Velocity Reviews - Computer Hardware Reviews

Velocity Reviews > Newsgroups > Programming > Javascript > Custom function

Reply
Thread Tools

Custom function

 
 
Bundy
Guest
Posts: n/a
 
      03-25-2006
Hello

I have created a function.

function unHide (fieldname)
{
.... not important...
document.form1.fieldname.style.visibility = 'visible';

}

I have a field name called country in a form.
When the onclick="unHide('country')" is used then the above function
does not work
but if i change the following line within the function
document.form1.country.style.visibility = 'visible'; then it works.

What am i doing wrong.

Newbie so please keep it simple.

Regards

Bundy
 
Reply With Quote
 
 
 
 
RobG
Guest
Posts: n/a
 
      03-25-2006
Bundy wrote:
> Hello
>
> I have created a function.
>
> function unHide (fieldname)
> {
> ... not important...
> document.form1.fieldname.style.visibility = 'visible';
>
> }


That will attempt to access the fieldname property of the form1 elements
collection, and is equivalent to:

document.forms['form1'].elements['fieldname']


> I have a field name called country in a form.
> When the onclick="unHide('country')" is used then the above function
> does not work
> but if i change the following line within the function
> document.form1.country.style.visibility = 'visible'; then it works.
>
> What am i doing wrong.


If you want the local variable 'fieldname' to be evaluated and its value
used for the element name, use square brackets *without* quotes:

document.forms['form1'].elements[fieldname]


If you want the string 'country' to be used literally for the property,
either use it with square brackets and quotes, or use dot notation:

document.forms['form1'].elements['country']

or

document.form1.country


You can mix them too:

document.form1.elements['country']


Using dot notation restricts the characters that can be used for the
element name to strings that are also valid property names (e.g. you can't
use dots or characters like []).

If you use square bracket notation, you can use any character that is valid
in an element name, i.e. CDATA (which is pretty much anything you like,
including dots, brackets, dashes, etc.)

<URL:http://www.w3.org/TR/html4/types.html#type-cdata>


So while dot notation is convenient, it is restrictive and hard-codes
property names in the script. Square brackets makes the code longer, but
allows the use of local variables and a much greater range of characters in
the element name.



--
Rob
 
Reply With Quote
 
 
 
 
Randy Webb
Guest
Posts: n/a
 
      03-25-2006
Bundy said the following on 3/24/2006 9:19 PM:
> Hello
>
> I have created a function.
>
> function unHide (fieldname)
> {
> .... not important...
> document.form1.fieldname.style.visibility = 'visible';
>
> }
>
> I have a field name called country in a form.
> When the onclick="unHide('country')" is used then the above function
> does not work
> but if i change the following line within the function
> document.form1.country.style.visibility = 'visible'; then it works.
>
> What am i doing wrong.
>
> Newbie so please keep it simple.


document.forms['form1'].elements[fieldname]

Note the lack of quotes around fieldname

--
Randy
comp.lang.javascript FAQ - http://jibbering.com/faq & newsgroup weekly
Javascript Best Practices - http://www.JavascriptToolbox.com/bestpractices/
 
Reply With Quote
 
Thomas 'PointedEars' Lahn
Guest
Posts: n/a
 
      03-25-2006
RobG wrote:

> [...]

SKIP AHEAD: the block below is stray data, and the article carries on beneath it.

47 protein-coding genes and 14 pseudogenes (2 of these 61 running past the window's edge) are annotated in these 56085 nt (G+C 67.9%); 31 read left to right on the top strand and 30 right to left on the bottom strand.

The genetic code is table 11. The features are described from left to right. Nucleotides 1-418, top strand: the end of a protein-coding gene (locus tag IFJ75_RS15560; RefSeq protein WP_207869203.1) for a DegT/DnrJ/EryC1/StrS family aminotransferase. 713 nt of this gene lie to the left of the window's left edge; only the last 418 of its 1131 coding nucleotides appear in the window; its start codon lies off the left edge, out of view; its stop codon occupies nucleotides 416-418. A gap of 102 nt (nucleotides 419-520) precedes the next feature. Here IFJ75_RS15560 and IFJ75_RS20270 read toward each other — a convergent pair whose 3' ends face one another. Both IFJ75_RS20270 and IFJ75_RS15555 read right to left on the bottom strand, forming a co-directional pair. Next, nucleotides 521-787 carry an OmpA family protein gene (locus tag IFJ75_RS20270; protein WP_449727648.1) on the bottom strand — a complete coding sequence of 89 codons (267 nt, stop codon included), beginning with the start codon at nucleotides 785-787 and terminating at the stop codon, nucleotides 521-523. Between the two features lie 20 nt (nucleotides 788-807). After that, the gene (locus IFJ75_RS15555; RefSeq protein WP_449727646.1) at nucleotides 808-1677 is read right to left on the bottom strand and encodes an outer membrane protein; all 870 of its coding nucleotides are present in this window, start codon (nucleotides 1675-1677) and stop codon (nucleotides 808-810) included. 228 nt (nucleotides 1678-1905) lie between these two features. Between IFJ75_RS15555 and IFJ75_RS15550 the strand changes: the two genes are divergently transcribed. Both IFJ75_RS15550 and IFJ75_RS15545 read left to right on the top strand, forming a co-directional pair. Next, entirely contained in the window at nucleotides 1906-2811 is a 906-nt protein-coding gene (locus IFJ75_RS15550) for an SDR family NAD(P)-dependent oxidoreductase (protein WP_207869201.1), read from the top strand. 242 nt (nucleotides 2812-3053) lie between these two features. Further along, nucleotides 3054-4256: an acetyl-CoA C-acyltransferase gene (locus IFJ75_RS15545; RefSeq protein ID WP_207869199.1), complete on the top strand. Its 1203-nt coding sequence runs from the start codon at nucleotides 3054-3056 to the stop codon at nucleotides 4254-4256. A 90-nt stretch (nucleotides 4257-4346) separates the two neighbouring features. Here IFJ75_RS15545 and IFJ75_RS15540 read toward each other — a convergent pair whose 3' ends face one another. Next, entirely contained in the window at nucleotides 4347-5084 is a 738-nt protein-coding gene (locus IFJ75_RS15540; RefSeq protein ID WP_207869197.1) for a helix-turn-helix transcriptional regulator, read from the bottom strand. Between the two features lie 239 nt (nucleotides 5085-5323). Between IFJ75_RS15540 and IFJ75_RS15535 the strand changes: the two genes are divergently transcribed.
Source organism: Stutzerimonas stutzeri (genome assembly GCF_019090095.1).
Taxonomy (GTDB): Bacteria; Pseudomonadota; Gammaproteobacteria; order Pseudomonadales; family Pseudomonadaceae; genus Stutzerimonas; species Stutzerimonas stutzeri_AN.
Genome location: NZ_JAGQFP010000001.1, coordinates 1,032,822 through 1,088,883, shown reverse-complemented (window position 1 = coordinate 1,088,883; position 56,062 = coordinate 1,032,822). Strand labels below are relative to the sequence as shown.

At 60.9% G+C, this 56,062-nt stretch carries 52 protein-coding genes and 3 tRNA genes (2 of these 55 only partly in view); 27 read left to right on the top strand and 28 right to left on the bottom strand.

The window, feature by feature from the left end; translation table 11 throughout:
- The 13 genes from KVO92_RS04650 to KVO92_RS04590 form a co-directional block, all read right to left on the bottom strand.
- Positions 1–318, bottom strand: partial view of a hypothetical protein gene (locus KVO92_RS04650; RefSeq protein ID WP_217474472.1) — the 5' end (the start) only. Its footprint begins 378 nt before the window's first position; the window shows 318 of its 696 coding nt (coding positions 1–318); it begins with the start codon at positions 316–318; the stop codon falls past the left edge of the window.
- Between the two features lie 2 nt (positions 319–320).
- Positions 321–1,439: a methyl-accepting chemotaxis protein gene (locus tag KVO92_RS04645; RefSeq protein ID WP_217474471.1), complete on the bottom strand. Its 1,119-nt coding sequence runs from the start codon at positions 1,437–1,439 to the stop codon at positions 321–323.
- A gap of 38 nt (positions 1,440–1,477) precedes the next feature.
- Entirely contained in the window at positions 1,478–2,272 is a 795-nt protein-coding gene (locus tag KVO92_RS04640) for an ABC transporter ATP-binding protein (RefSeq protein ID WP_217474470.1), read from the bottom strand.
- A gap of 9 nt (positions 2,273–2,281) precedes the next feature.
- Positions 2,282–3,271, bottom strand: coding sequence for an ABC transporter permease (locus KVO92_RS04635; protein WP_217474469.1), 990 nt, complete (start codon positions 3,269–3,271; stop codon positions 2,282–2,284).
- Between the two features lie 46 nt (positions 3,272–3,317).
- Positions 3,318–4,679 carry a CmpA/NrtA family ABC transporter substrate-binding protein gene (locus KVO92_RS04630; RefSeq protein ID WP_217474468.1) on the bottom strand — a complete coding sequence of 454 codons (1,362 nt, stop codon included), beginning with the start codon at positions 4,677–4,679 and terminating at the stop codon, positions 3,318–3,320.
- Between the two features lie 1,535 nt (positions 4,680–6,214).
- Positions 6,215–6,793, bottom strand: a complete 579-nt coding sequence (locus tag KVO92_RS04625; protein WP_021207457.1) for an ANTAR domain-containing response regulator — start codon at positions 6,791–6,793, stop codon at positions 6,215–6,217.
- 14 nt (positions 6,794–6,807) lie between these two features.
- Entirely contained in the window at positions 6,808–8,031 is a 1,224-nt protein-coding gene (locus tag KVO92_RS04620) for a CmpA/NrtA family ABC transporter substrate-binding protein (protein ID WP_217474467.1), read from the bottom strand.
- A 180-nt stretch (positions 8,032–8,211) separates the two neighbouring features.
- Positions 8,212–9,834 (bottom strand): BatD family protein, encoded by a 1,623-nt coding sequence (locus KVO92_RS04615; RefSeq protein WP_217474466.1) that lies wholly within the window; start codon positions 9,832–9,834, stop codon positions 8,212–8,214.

> If you want the string 'country' to be used literally for the property,
> either use it with square brackets and quotes, or use dot notation:
>
> document.forms['form1'].elements['country']
>
> or
>
> document.form1.country
>
>
> You can mix them too:
>
> document.form1.elements['country']
>
>
> Using dot notation restricts the characters that can be used for the
> element name to strings that are also valid property names (e.g. you
> can't use dots or characters like []).
>
> If you use square bracket notation, you can use any character that is
> valid in an element name, i.e. CDATA (which is pretty much anything you
> like, including dots, brackets, dashes, etc.)
>
> <URL:http://www.w3.org/TR/html4/types.html#type-cdata>
>
>
> So while dot notation is convenient, it is restrictive and hard-codes
> property names in the script. Square brackets makes the code longer, but
> allows the use of local variables and a much greater range of characters
> in the element name.


And square bracket notation is standards compliant regarding the
DOM, while dot notation, at least the short form above, is not.

<URL:http://www.w3.org/TR/DOM-Level-2-HTML/ecma-script-binding.html>


PointedEars
 
Reply With Quote
 
Bundy
Guest
Posts: n/a
 
      03-25-2006
It works!

Thank you for your help.

Bundy
 
Reply With Quote
 
 
 
Reply

Thread Tools

Posting Rules
You may not post new threads
You may not post replies
You may not post attachments
You may not edit your posts

BB code is On
Smilies are On
[IMG] code is On
HTML code is Off
Trackbacks are On
Pingbacks are On
Refbacks are Off


Similar Threads
Thread Thread Starter Forum Replies Last Post
Function pointer to void function and int function Giannis Papadopoulos C Programming 5 09-05-2005 09:06 PM
How override ALL function calls? (Is there a "function call function"?) seberino@spawar.navy.mil Python 2 08-01-2005 12:38 PM
calling my custom function same as library function Deniz Bahar C Programming 43 03-02-2005 10:18 PM
write a function such that when ever i call this function in some other function .it should give me tha data type and value of calling function parameter komal C++ 6 01-25-2005 11:13 AM
Passing a C++ object's member function to a C function expecing a function pointer! James Vanns C++ 7 01-21-2004 02:39 AM



Advertisments